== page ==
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Veteran police officer, now a chef, remembers her time at ground zero 21 years ago – Brospar Daily News

Brattleboro Police Chief Norma Hardy remembers 9/11 like it was yesterday. She was a Port Authority officer at the time and lived in Brooklyn. She had no work scheduled that morning, but like everyone else, plans changed quickly. And then we started going to Manhattan,” Hardy said. When she arrived in lower Manhattan, the tower was in ruins. “I literally just walked out and it was a mess with people running around and it was awful,” she said. Carrying her With a police shield around her neck, Hardy walked block by block down the street she had been trying to protect for years. “I felt like I was in shock at that moment, witnessing what I was seeing,” she said. Moments later, a stranger brought her back to reality in front of her. Hardy and the other first responders began a rescue mission at Ground Zero. The most important sound was that of the fire alarm siren. “It was like we were in a tunnel,” Hardy said. “Because it’s like you can hear every sound because you’re trying to hear people screaming for help. You wanted to hear, we walk, people dig with their hands, pick up blocks with their hands. They are full of fires. “For days the search continued, with endless smoke and debris. “Your mind is deceiving you,” Hardy said. “So you think you can hear people?” And it really isn’t. It’s just that we’re so desperate to find someone. That’s what we think we hear. The Port Authority Police Department lost 37 officers that day alone. One of Hardy’s best friends, John Dennis Levy, 50, was one of them. Years later, they continued to lose officers to the disease they contracted out of thin air. “I have a lot of friends who are battling different cancers,” Hardy said. While some are still fighting their own battles against 9/11, some of Hardy’s young officers cannot understand that our country is under the sun. How the days have changed. “I spoke to some of my officers and they were kids when it happened,” she said. For Hardy, the story will never change. His memory is a reminder that those who were those who responded to the mission on that fateful day will always be remembered. In history,” she said.

Brattleboro Police Chief Norma Hardy remembers 9/11 like it was yesterday. She was a Port Authority officer at the time and lived in Brooklyn. She had no work scheduled that morning, but like everyone else, plans changed quickly.

“You know, as soon as we realized it wasn’t an accident, as soon as the second plane hit…we were mobilised. We started going to Manhattan,” Hardy said.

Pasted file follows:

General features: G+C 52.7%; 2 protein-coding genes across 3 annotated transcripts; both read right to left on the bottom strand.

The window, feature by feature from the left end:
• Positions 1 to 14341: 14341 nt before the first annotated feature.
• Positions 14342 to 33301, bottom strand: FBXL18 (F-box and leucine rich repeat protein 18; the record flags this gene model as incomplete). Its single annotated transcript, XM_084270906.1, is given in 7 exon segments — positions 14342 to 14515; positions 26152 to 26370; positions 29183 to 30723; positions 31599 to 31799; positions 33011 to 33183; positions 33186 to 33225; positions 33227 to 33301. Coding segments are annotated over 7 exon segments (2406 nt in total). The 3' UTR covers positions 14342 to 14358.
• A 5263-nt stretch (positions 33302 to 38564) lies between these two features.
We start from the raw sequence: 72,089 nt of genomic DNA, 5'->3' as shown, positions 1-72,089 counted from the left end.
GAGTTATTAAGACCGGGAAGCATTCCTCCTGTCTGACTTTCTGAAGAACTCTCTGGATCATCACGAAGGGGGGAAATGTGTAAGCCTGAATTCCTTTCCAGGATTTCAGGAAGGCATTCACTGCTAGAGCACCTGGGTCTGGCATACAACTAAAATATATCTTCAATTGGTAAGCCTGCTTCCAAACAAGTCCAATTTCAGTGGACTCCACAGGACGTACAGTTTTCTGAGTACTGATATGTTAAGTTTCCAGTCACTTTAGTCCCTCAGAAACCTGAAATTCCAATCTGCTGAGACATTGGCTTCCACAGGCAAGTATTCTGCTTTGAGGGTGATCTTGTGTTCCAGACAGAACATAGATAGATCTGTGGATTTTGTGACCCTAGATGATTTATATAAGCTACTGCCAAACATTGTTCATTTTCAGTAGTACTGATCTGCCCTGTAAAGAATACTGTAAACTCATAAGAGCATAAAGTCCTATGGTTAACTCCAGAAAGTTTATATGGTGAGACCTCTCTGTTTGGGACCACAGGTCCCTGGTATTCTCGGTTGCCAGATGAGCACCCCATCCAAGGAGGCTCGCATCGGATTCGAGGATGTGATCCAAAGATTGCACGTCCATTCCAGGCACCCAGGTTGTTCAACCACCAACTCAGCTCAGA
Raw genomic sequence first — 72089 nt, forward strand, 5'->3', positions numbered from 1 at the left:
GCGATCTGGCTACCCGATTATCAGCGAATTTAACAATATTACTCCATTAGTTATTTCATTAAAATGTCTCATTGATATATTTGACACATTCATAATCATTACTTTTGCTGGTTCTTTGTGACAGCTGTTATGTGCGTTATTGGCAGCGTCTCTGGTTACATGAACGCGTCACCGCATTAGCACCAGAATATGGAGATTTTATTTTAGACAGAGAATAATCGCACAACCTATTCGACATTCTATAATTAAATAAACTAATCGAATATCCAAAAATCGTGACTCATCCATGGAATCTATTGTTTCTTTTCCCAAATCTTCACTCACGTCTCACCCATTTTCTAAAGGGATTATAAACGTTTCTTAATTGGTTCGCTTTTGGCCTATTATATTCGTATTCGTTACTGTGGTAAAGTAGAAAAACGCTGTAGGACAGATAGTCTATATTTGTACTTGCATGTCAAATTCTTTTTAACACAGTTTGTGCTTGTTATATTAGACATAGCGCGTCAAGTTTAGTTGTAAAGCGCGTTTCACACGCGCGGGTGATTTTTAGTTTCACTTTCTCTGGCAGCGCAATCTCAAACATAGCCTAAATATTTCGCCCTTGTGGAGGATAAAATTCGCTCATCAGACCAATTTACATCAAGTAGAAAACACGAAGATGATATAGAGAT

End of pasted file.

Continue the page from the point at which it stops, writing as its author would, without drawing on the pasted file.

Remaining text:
When she reached lower Manhattan, the tower was already in ruins.

“I got really into a mess with people running around and it was awful,” she said.

Wearing a police shield around her neck, Hardy walked block by block down the street she had protected for years.

“I feel like I was in shock and witnessed what I saw,” she said.

Moments later, a stranger brought her back to reality in front of her. Hardy and other first responders began a rescue mission at Ground Zero. The most prominent sound was that of the fireman’s siren.

“It was like we were in a tunnel,” Hardy said. “Because it’s like you can hear every sound because you’re trying to hear people screaming for help. You keep wanting to hear it, and we’re walking and people are digging with their hands, picking up blocks with their hands. They have fires everywhere.

For days the search continued, with smoke and debris pouring out.

“Your mind is deceiving you,” Hardy said. “So you think you can hear people?” And it really isn’t. It’s just that we’re so desperate for people. That’s what we think we hear.

On that day alone, the Port Authority Police Department lost 37 officers. One of Hardy’s best friends, John Dennis Levy, 50, is one of them. Years later they continued to lose officers to illnesses contracted from scratch.

“I have a lot of friends who are battling different cancers,” Hardy said.

While some are still fighting their battle against 9/11, some of Hardy’s young officers cannot fathom how our country has changed on that sunny day.

“I spoke to some of my officers and they were kids when it happened,” she said.

For Hardy, the story will never change. His memory is a reminder that those who answered the call of duty on that fateful day will always remember.

“If you don’t have anyone to tell you first-hand, I’m afraid it will get lost in history,” she said.

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